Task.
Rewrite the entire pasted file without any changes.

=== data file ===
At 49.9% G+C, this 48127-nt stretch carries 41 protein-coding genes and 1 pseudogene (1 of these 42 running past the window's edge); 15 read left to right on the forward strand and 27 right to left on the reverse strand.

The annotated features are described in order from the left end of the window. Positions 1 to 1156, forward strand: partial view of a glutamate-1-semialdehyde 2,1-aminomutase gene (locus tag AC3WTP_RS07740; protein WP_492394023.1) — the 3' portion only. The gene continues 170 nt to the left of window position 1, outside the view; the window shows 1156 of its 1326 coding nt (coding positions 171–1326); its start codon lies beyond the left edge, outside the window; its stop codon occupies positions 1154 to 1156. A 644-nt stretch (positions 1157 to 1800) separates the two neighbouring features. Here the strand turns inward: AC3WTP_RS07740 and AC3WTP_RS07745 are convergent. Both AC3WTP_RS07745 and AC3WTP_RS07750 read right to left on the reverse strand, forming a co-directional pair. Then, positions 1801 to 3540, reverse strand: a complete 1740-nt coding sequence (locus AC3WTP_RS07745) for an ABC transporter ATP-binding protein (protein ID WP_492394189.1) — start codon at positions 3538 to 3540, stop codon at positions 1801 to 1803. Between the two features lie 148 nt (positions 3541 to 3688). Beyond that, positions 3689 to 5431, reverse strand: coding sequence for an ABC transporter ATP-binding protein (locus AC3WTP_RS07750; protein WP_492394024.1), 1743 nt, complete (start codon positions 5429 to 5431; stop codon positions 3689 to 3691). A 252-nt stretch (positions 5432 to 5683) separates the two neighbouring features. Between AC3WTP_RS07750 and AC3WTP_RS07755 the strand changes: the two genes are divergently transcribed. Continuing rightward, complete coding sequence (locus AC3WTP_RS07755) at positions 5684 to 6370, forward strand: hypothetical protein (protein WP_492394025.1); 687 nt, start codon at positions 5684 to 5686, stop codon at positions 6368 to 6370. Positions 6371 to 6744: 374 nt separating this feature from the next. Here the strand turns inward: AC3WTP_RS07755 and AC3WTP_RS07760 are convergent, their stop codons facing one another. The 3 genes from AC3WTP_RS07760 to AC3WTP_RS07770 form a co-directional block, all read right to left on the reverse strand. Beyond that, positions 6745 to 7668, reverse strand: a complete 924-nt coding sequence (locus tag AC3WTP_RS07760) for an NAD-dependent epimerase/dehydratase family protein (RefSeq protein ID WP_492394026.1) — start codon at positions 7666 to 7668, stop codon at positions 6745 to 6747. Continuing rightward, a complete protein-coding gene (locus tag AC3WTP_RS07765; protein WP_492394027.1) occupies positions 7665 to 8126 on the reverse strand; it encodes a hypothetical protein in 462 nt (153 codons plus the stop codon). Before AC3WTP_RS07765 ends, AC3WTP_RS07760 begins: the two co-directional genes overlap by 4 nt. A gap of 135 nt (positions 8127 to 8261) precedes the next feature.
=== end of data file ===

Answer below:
At 49.9% G+C, this 48127-nt stretch carries 41 protein-coding genes and 1 pseudogene (1 of these 42 running past the window's edge); 15 read left to right on the forward strand and 27 right to left on the reverse strand.

The annotated features are described in order from the left end of the window. Positions 1 to 1156, forward strand: partial view of a glutamate-1-semialdehyde 2,1-aminomutase gene (locus tag AC3WTP_RS07740; protein WP_492394023.1) — the 3' portion only. The gene continues 170 nt to the left of window position 1, outside the view; the window shows 1156 of its 1326 coding nt (coding positions 171–1326); its start codon lies beyond the left edge, outside the window; its stop codon occupies positions 1154 to 1156. A 644-nt stretch (positions 1157 to 1800) separates the two neighbouring features. Here the strand turns inward: AC3WTP_RS07740 and AC3WTP_RS07745 are convergent. Both AC3WTP_RS07745 and AC3WTP_RS07750 read right to left on the reverse strand, forming a co-directional pair. Then, positions 1801 to 3540, reverse strand: a complete 1740-nt coding sequence (locus AC3WTP_RS07745) for an ABC transporter ATP-binding protein (protein ID WP_492394189.1) — start codon at positions 3538 to 3540, stop codon at positions 1801 to 1803. Between the two features lie 148 nt (positions 3541 to 3688). Beyond that, positions 3689 to 5431, reverse strand: coding sequence for an ABC transporter ATP-binding protein (locus AC3WTP_RS07750; protein WP_492394024.1), 1743 nt, complete (start codon positions 5429 to 5431; stop codon positions 3689 to 3691). A 252-nt stretch (positions 5432 to 5683) separates the two neighbouring features. Between AC3WTP_RS07750 and AC3WTP_RS07755 the strand changes: the two genes are divergently transcribed. Continuing rightward, complete coding sequence (locus AC3WTP_RS07755) at positions 5684 to 6370, forward strand: hypothetical protein (protein WP_492394025.1); 687 nt, start codon at positions 5684 to 5686, stop codon at positions 6368 to 6370. Positions 6371 to 6744: 374 nt separating this feature from the next. Here the strand turns inward: AC3WTP_RS07755 and AC3WTP_RS07760 are convergent, their stop codons facing one another. The 3 genes from AC3WTP_RS07760 to AC3WTP_RS07770 form a co-directional block, all read right to left on the reverse strand. Beyond that, positions 6745 to 7668, reverse strand: a complete 924-nt coding sequence (locus tag AC3WTP_RS07760) for an NAD-dependent epimerase/dehydratase family protein (RefSeq protein ID WP_492394026.1) — start codon at positions 7666 to 7668, stop codon at positions 6745 to 6747. Continuing rightward, a complete protein-coding gene (locus tag AC3WTP_RS07765; protein WP_492394027.1) occupies positions 7665 to 8126 on the reverse strand; it encodes a hypothetical protein in 462 nt (153 codons plus the stop codon). Before AC3WTP_RS07765 ends, AC3WTP_RS07760 begins: the two co-directional genes overlap by 4 nt. A gap of 135 nt (positions 8127 to 8261) precedes the next feature.